Next on the hit parade, we have Natroba. Recently approved by the FDA, this is a combination of the pesticide Spinosad and benzyl alcohol. Natroba claims to kill nits and therefore does not require that parents comb the nits out of the child’s hair in order for the treatment to be effective, however, there is also a recommendation that if there is live activity after 7 days, the product must be reapplied. This means that they know it isn’t killing 100% of the eggs. How does Spinosad kill lice you ask? Well, according to the product information “Spinosad causes neuronal excitation in insects. After periods of hyperexcitation, lice become paralyzed and die.” So, translating, the lice shake uncontrollably until they become paralyzed and die. Nice. Can’t wait to pour that on my kid’s head.

 

Also, more recent is Sklice, a topical preparation of Ivermectin, a pesticide that has been used orally for ringworm and scabies for many years. According to product literature provided by the manufacturer, there is no conclusive data as to whether Ivermectin causes cancer and Sklice is effective “about 75% of the time” at ending lice infestations. Given that it might cause cancer, how eager are you to risk being in the 25% of people who treat with this product and still have lice?


Now, on to the over-the-counter stuff. Pyrethrins with piperonyl butoxide is marketed under the popular name “Rid.” This product has been in use for decades and while it was once very effective against lice and their eggs, it has become less and less effective. Additionally, people who are allergic to chrysanthemums and/or ragweed may be advised not to use this product. Like antibiotic resistant bacteria, the lice have evolved immunity to the pesticides that have been in use for so long. Routinely, I treat clients in my office who have used these over-the-counter pesticides and still have live bugs in their hair. And even when the pesticide is successful in eliminating live activity, we know that the nits remain viable and a source of continued infestation.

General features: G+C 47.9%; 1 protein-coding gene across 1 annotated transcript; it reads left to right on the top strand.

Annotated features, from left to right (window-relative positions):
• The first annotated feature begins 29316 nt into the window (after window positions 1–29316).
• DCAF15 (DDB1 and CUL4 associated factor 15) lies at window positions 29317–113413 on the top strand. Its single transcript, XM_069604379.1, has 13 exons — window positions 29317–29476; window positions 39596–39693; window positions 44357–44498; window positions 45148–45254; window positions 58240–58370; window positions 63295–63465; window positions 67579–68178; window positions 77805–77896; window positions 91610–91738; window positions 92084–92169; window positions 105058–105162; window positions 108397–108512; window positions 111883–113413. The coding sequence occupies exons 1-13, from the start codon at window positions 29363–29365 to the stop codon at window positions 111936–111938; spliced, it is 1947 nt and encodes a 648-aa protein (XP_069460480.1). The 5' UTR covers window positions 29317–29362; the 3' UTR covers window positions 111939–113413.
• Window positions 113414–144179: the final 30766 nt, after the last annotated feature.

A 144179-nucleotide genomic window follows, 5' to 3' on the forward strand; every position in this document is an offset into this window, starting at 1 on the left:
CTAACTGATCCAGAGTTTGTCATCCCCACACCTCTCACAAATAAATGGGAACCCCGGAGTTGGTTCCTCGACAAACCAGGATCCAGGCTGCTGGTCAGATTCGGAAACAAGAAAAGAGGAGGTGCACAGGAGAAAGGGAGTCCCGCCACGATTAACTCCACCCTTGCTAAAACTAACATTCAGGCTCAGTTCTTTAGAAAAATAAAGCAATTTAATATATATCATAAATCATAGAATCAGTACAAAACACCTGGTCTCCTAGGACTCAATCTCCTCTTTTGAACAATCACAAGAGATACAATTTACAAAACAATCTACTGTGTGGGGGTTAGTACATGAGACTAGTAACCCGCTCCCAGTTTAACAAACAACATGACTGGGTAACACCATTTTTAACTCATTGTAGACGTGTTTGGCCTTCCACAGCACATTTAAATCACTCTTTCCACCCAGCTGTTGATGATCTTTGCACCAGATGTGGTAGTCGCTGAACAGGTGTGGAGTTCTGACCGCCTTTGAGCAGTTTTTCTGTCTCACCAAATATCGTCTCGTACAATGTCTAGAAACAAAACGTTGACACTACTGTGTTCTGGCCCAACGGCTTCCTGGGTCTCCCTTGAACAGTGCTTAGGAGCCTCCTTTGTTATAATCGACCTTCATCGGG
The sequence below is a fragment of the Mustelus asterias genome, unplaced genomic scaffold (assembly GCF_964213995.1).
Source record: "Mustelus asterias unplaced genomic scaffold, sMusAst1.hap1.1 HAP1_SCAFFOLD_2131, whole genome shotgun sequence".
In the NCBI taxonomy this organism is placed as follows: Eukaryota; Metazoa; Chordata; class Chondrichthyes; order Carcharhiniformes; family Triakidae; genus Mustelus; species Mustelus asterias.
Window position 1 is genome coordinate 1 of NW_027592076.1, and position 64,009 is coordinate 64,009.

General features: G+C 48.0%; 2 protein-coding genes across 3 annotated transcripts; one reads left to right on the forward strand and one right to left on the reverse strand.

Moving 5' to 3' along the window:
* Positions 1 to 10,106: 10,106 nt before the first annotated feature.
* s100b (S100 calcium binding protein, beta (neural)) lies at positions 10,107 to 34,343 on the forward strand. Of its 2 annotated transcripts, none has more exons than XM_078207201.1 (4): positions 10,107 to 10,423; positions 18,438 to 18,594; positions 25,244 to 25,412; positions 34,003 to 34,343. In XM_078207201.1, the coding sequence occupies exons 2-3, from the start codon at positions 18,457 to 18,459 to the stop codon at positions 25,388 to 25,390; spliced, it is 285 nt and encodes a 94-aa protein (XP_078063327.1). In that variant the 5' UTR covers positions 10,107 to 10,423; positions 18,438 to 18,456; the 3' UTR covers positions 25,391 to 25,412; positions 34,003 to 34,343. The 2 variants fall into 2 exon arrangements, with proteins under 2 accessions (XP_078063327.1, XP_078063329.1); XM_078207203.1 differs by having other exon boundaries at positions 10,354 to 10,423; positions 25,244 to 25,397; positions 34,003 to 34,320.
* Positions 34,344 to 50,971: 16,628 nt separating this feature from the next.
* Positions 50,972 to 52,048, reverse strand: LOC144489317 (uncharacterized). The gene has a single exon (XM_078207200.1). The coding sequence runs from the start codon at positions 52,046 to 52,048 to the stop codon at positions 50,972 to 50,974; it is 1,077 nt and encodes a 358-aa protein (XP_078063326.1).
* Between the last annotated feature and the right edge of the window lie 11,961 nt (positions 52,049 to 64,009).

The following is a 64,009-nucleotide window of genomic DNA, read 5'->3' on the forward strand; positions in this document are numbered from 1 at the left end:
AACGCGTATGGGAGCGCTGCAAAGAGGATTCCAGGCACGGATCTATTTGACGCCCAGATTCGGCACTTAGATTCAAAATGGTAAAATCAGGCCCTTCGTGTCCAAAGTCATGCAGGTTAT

There is also Permethrin. Permethrin 1% is marketed commonly under the name “Nix.”As with pyrethrins with piperonyl butoxide, lice have evolved a resistance to this pesticide. We routinely see clients who have used this product and present with live activity and/or continued infestation due to the fact that the nits have remained viable and have continued to hatch. Some clever manufacturers are now marketing a permethrin spray for the home so that worried parents can kill lice around their homes and in their cars. How nice. Interesting though, that with a vacuum or an adhesive lint roller, one can remove live lice from the home and other environments. Why companies are encouraging parents to spray poison in their homes in an effort to “clean” the home, I cannot explain or understand. Frankly, I’m not embarrassed to admit that it angers me. It angers me that these manufacturers prey on vulnerable parents and that they are fueling the very panic that keeps parents from reporting lice when it occurs in their home.

So, to sum up, we have Malathion, Lindane, Benzyl Alcohol, Spinosad with Benzyl Alcohol, Pyrethrins with Piperonyl Butoxide and Permethrin. There are non-toxic methods for dealing with head lice that are even more effective, so why would one choose something caustic or toxic for treating this problem? Have questions about how to handle a lice problem in your home? Send me an email njlicelady@gmail.com

 

All Rights Reserved 2011-2014. Material may not be reproduced without express written consent from the Author.